Another rule might be: use names that convey accurate meaning. For example, the name of a namespace should capture the idea of what everything in the namespace is about. If something in the namespace doesn’t fit, it’s worth asking why, so that you can refine the names and/or the boundaries of the namespaces. The name should not attempt to educate the uninitiated—you can do that with a namespace docstring if necessary—but to serve as a pointer to some range of meaning in the language part of your brain, the same way human language words do (e.g. “Australian Shepherd” or “oak” or “Calculus”). I have a lecture on this topic from the aforementioned class if you’re interested in a long-winded exposition (video, notes).

None of this is easy to teach. Most will be bored, either because the problem or solution is too abstract, or because the concrete grounding is too bulky. But the really interested can and will learn a lot by wrestling with this. Best of luck!


Such as Elements of Clojure perhaps? :slight_smile:


Hey! Lookie there. Added to my reading list. :slightly_smiling_face:

I am convinced that the topic is not at all Clojure specific. You run into the exact same questions organizing your code base in Common Lisp, Perl or Python (and probably many other languages, too).

Carola Lillienthal has a great book on sustainable software architecture that discusses the problems and patterns of software systems. One key take-away for me is that if you want to build a system that is intended to be well maintainable for a long time (which might not be a goal for all systems out there) then your code base should better reflect core architectural ideas and that your team needs to agree on a common set of rules and constraints to go along with them. The point here is that programmers will have a much easier time learning and understanding the concepts if they are consistently used and obvious in the code base, which will help navigating the code base, improving decision making where and how to make changes and enable discussions when and where to change the structure and the rules. If you can check the adherence to these rules (ArchUnit was already mentioned), all the better. While Lillienthal mostly analyzes OO systems, many of the discussed principles of modularity are in my opinion also applicable to non-OO systems.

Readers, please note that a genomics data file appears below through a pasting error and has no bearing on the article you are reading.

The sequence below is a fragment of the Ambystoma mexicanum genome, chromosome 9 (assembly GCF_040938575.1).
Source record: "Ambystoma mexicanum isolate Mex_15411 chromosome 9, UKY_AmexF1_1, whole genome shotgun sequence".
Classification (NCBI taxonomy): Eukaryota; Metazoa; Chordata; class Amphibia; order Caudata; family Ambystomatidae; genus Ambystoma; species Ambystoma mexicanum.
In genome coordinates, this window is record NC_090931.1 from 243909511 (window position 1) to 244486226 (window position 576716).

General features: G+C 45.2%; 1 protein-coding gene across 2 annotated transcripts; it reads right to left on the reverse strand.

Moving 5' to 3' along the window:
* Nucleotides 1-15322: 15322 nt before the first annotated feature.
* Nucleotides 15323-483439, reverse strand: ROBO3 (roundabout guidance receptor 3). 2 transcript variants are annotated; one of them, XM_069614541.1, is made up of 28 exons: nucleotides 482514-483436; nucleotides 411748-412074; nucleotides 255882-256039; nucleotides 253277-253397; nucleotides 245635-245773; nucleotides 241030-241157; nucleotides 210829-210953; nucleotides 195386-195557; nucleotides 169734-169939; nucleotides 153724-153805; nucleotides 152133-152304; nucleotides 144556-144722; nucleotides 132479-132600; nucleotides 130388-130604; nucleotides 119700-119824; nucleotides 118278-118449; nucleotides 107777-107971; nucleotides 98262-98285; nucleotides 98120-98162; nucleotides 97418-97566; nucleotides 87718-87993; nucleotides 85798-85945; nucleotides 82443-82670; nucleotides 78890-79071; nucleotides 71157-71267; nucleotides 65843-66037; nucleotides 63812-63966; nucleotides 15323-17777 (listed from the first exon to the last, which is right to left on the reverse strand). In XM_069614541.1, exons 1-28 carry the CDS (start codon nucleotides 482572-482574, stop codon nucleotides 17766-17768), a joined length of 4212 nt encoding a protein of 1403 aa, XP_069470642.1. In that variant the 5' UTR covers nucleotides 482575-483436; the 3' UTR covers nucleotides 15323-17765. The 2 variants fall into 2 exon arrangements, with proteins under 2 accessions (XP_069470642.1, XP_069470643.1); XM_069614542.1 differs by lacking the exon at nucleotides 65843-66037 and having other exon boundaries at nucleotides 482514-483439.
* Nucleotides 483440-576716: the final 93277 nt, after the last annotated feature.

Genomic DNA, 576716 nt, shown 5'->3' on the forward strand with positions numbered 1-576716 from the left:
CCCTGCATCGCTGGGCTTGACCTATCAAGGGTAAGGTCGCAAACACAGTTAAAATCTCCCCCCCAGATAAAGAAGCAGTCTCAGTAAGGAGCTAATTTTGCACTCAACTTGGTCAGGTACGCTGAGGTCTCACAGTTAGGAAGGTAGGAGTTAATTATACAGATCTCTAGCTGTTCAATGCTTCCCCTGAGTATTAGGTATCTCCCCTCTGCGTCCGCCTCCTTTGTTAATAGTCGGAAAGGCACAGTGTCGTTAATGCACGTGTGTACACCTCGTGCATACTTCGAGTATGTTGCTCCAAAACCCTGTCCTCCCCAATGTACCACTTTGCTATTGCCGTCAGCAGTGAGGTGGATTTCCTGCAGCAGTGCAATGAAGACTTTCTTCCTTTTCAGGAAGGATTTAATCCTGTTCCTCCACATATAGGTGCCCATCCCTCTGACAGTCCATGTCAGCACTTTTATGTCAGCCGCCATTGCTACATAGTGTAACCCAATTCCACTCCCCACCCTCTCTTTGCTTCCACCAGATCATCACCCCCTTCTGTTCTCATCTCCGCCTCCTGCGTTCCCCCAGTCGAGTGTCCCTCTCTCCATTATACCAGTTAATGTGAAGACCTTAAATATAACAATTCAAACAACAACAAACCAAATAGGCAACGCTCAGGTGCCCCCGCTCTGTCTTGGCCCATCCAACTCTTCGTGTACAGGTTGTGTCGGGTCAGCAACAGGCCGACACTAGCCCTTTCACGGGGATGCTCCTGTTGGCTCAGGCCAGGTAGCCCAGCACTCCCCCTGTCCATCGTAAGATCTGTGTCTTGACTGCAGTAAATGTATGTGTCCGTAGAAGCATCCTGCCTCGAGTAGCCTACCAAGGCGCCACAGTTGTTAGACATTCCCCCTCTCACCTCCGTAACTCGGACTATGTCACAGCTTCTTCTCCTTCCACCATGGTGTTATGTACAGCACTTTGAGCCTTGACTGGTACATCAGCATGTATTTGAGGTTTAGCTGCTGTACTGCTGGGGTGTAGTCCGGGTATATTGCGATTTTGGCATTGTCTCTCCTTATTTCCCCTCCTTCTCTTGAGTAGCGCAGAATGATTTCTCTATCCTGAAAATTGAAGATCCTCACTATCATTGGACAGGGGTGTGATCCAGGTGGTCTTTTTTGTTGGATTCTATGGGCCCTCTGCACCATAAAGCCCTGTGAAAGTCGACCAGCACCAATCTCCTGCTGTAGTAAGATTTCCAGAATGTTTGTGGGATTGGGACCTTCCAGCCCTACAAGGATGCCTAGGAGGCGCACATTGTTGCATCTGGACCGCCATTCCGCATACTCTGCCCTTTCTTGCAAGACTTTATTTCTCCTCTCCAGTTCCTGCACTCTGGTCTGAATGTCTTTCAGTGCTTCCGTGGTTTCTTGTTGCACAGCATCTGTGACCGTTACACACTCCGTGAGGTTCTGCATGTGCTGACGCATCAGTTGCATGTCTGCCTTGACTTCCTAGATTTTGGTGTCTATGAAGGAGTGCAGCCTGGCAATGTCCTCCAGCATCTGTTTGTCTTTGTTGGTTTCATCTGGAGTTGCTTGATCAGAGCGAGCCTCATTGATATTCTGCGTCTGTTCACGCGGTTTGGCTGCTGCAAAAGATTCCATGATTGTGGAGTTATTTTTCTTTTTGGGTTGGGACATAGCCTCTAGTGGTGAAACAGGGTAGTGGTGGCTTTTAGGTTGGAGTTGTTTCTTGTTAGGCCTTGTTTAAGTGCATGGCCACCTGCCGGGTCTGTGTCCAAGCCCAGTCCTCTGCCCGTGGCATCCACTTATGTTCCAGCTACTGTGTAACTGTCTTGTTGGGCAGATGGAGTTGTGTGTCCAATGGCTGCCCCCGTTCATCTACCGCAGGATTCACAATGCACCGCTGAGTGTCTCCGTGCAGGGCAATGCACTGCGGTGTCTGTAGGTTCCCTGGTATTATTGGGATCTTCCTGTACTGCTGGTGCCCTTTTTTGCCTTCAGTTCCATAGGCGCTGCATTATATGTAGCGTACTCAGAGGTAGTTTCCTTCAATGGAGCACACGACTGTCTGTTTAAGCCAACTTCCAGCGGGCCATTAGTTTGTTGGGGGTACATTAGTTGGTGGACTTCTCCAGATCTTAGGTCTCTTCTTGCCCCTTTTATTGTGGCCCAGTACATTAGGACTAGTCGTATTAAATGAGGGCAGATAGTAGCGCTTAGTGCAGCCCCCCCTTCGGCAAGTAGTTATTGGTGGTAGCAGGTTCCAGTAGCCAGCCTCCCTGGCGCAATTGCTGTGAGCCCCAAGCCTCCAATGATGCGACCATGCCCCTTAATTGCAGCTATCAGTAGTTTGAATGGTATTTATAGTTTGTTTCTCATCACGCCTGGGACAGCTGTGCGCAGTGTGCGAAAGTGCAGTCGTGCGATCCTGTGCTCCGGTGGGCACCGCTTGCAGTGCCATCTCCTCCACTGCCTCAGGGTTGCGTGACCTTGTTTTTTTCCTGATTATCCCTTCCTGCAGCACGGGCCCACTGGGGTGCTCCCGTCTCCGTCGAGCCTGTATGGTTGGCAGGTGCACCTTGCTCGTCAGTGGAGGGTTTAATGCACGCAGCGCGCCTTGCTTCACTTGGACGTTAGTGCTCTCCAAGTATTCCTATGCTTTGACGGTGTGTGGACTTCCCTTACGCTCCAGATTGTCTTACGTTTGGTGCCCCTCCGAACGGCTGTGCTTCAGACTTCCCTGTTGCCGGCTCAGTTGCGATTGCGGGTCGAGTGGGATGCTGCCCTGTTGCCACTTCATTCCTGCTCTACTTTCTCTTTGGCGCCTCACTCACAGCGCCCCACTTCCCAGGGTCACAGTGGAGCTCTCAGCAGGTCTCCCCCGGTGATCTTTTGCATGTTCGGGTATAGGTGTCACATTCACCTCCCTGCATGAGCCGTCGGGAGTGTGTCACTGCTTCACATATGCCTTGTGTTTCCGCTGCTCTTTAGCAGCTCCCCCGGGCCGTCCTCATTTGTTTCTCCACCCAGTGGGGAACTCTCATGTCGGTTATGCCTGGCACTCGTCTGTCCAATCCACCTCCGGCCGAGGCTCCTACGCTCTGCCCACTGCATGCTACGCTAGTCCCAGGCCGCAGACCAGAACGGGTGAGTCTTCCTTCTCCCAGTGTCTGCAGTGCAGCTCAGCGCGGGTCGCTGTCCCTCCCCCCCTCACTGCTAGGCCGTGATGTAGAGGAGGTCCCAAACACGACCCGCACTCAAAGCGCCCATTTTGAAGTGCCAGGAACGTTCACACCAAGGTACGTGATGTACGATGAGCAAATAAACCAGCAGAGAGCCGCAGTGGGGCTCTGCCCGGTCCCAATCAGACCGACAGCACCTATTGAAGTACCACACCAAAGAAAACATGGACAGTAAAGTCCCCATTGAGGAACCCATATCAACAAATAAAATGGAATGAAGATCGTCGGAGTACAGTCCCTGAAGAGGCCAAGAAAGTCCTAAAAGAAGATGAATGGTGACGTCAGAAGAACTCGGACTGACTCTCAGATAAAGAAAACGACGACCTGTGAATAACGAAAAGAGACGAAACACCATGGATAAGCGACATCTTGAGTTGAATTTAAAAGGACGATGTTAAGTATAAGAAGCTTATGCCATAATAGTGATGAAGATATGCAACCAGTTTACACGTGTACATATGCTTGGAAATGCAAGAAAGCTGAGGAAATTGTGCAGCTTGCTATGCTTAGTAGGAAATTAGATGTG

With this high-level aspect out of the way, I’ve changed my way of organizing code quite a bit over the years. Like many, I tend to start out with a single file. Usually, what is becoming obvious first is a kind of “physical” or technical structure, e.g. frontend vs. backend or web-related parts vs. database access. Typically, there would also be some informal ideas for rules in the back of my head, e.g. the code in the database layer should not use code from the web layer or some such.

More recently, I started to instead try to get more clarity on the major domain aspects and to organize my code base by structuring it along these lines. So, previously I might have created a “data” and a “views” namespace (with various sub namespaces like “errorview” and “authorview” below). Nowadays, I would much rather have e.g. a “author” namespace, with “db” and “views” namespaces beneath. This can lead to much consistency across different concepts (Lillienthal would probably call this a system specific pattern language), e.g. a “books” namespace might have very similarly “db” and “views” sub-namespaces. Unfortunately, having several files with the same name is mostly a pain to navigate in editors. Things become a bit more difficult when you need to find a place for code that needs to involve multiple domain concepts (something like DDD aggregates), but in the end this just boils down to the central naming problem of any kind of modeling.